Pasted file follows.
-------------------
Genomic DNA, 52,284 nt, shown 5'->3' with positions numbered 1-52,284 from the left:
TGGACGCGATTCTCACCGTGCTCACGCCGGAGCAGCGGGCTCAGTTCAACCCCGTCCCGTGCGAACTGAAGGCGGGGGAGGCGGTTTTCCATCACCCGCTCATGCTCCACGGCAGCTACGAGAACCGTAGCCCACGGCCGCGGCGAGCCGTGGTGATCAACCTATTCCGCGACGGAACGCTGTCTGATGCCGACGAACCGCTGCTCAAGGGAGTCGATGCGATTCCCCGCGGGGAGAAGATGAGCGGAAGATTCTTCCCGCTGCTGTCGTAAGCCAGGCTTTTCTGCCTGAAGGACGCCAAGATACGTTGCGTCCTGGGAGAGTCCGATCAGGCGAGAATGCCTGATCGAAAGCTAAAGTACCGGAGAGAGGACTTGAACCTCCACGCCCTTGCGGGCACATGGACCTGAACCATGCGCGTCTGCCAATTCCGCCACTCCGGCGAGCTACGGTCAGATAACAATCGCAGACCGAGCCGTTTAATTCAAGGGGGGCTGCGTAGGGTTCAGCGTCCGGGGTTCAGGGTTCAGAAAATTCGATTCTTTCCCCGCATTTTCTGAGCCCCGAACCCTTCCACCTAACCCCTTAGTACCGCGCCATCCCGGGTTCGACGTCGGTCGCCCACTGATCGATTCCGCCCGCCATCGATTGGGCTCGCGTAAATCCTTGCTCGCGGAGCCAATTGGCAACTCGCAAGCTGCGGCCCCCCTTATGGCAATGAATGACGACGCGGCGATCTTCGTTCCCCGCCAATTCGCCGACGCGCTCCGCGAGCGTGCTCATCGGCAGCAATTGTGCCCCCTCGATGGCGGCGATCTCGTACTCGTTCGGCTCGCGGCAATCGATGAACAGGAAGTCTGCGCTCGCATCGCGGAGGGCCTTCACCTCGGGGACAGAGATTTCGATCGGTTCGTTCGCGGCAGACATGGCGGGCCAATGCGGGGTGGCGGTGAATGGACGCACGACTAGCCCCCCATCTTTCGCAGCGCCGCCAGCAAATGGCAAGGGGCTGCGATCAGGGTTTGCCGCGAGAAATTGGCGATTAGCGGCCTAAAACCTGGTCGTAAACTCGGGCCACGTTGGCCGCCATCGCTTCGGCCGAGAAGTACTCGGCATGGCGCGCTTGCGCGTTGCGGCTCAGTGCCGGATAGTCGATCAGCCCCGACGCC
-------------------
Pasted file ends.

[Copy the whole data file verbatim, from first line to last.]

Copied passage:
Genomic DNA, 52,284 nt, shown 5'->3' with positions numbered 1-52,284 from the left:
TGGACGCGATTCTCACCGTGCTCACGCCGGAGCAGCGGGCTCAGTTCAACCCCGTCCCGTGCGAACTGAAGGCGGGGGAGGCGGTTTTCCATCACCCGCTCATGCTCCACGGCAGCTACGAGAACCGTAGCCCACGGCCGCGGCGAGCCGTGGTGATCAACCTATTCCGCGACGGAACGCTGTCTGATGCCGACGAACCGCTGCTCAAGGGAGTCGATGCGATTCCCCGCGGGGAGAAGATGAGCGGAAGATTCTTCCCGCTGCTGTCGTAAGCCAGGCTTTTCTGCCTGAAGGACGCCAAGATACGTTGCGTCCTGGGAGAGTCCGATCAGGCGAGAATGCCTGATCGAAAGCTAAAGTACCGGAGAGAGGACTTGAACCTCCACGCCCTTGCGGGCACATGGACCTGAACCATGCGCGTCTGCCAATTCCGCCACTCCGGCGAGCTACGGTCAGATAACAATCGCAGACCGAGCCGTTTAATTCAAGGGGGGCTGCGTAGGGTTCAGCGTCCGGGGTTCAGGGTTCAGAAAATTCGATTCTTTCCCCGCATTTTCTGAGCCCCGAACCCTTCCACCTAACCCCTTAGTACCGCGCCATCCCGGGTTCGACGTCGGTCGCCCACTGATCGATTCCGCCCGCCATCGATTGGGCTCGCGTAAATCCTTGCTCGCGGAGCCAATTGGCAACTCGCAAGCTGCGGCCCCCCTTATGGCAATGAATGACGACGCGGCGATCTTCGTTCCCCGCCAATTCGCCGACGCGCTCCGCGAGCGTGCTCATCGGCAGCAATTGTGCCCCCTCGATGGCGGCGATCTCGTACTCGTTCGGCTCGCGGCAATCGATGAACAGGAAGTCTGCGCTCGCATCGCGGAGGGCCTTCACCTCGGGGACAGAGATTTCGATCGGTTCGTTCGCGGCAGACATGGCGGGCCAATGCGGGGTGGCGGTGAATGGACGCACGACTAGCCCCCCATCTTTCGCAGCGCCGCCAGCAAATGGCAAGGGGCTGCGATCAGGGTTTGCCGCGAGAAATTGGCGATTAGCGGCCTAAAACCTGGTCGTAAACTCGGGCCACGTTGGCCGCCATCGCTTCGGCCGAGAAGTACTCGGCATGGCGCGCTTGCGCGTTGCGGCTCAGTGCCGGATAGTCGATCAGCCCCGACGCC